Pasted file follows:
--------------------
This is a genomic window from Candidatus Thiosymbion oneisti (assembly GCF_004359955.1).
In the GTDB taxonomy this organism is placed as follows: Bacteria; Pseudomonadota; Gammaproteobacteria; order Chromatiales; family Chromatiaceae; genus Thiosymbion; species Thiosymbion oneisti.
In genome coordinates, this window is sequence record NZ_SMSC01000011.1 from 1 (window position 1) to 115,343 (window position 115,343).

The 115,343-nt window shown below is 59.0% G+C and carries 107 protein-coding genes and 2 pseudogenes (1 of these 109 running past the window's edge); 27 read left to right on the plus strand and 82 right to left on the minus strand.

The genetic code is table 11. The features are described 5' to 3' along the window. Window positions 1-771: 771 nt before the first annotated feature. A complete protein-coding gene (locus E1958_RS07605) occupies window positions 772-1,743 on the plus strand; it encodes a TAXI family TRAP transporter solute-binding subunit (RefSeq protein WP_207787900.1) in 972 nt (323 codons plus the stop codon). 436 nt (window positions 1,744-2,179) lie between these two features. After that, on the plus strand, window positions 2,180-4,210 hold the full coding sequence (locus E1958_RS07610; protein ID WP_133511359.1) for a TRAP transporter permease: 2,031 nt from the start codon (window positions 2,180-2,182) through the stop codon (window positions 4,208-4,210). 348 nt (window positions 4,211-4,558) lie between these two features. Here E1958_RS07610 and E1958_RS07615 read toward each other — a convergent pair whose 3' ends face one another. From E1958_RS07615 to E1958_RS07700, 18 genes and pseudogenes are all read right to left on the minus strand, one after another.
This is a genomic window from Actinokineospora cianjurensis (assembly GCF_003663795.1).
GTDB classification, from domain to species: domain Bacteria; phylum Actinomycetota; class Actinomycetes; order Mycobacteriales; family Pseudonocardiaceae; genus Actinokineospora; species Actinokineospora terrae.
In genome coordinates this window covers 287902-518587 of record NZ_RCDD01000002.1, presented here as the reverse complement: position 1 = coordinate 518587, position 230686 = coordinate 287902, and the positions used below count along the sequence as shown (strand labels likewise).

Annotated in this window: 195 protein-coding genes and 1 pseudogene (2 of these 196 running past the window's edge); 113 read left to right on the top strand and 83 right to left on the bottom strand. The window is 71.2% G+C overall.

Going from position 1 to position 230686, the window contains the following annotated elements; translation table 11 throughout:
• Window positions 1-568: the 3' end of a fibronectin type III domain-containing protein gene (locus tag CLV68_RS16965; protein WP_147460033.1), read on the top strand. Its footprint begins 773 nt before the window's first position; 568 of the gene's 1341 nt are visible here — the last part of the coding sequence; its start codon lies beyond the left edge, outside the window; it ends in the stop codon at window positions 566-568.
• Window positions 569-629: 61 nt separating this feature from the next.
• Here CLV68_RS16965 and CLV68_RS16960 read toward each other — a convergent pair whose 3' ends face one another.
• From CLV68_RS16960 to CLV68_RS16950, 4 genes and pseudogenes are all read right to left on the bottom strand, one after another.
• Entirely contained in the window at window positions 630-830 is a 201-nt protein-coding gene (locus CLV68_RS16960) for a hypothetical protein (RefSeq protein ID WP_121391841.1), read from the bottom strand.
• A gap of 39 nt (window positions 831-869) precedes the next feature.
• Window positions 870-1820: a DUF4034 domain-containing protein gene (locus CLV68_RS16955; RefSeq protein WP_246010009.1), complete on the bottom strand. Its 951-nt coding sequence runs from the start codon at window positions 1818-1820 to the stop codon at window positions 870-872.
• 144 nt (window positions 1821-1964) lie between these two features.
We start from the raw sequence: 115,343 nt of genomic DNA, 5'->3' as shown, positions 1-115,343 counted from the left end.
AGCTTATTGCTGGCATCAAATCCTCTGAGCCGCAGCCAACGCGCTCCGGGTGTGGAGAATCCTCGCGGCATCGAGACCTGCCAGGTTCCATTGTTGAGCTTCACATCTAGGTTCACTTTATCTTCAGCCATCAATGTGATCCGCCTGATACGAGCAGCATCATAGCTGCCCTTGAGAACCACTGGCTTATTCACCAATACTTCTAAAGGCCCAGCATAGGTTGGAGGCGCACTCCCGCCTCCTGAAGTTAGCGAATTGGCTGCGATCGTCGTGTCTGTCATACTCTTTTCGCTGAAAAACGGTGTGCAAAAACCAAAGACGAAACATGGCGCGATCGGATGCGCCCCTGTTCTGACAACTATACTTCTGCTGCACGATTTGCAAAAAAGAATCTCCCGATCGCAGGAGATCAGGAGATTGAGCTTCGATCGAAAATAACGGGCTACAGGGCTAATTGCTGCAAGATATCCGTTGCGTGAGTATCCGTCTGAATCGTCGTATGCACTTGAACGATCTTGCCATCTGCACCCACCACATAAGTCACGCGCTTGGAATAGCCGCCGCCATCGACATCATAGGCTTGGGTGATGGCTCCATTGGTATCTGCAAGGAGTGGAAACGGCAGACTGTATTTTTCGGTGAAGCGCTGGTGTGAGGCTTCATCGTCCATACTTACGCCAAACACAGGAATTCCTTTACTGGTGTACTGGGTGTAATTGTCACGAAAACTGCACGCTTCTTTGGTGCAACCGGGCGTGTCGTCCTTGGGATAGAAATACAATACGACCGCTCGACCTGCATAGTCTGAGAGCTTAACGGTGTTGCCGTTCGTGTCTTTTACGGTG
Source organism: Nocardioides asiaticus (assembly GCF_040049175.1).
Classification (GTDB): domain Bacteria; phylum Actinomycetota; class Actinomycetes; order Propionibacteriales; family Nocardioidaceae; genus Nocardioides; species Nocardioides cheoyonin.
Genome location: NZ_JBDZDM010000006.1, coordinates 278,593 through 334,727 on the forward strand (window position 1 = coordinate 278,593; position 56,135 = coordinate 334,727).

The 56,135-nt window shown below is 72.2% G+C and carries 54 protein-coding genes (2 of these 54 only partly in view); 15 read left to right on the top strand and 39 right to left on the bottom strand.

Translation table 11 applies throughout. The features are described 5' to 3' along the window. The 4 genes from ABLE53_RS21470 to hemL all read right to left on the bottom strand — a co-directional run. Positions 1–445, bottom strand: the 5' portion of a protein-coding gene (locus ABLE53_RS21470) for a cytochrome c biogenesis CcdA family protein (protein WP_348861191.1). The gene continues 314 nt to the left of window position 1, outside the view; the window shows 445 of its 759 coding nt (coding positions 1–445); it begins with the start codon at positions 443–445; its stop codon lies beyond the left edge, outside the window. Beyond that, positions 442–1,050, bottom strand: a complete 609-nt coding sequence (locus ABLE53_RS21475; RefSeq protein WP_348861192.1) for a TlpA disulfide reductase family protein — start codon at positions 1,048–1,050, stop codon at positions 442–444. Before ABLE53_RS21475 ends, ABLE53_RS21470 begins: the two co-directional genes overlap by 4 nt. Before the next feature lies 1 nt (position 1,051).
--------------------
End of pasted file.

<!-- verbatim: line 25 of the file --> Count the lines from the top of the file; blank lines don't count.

Translation table 11 applies throughout. The features are described 5' to 3' along the window. The 4 genes from ABLE53_RS21470 to hemL all read right to left on the bottom strand — a co-directional run. Positions 1–445, bottom strand: the 5' portion of a protein-coding gene (locus ABLE53_RS21470) for a cytochrome c biogenesis CcdA family protein (protein WP_348861191.1). The gene continues 314 nt to the left of window position 1, outside the view; the window shows 445 of its 759 coding nt (coding positions 1–445); it begins with the start codon at positions 443–445; its stop codon lies beyond the left edge, outside the window. Beyond that, positions 442–1,050, bottom strand: a complete 609-nt coding sequence (locus ABLE53_RS21475; RefSeq protein WP_348861192.1) for a TlpA disulfide reductase family protein — start codon at positions 1,048–1,050, stop codon at positions 442–444. Before ABLE53_RS21475 ends, ABLE53_RS21470 begins: the two co-directional genes overlap by 4 nt. Before the next feature lies 1 nt (position 1,051).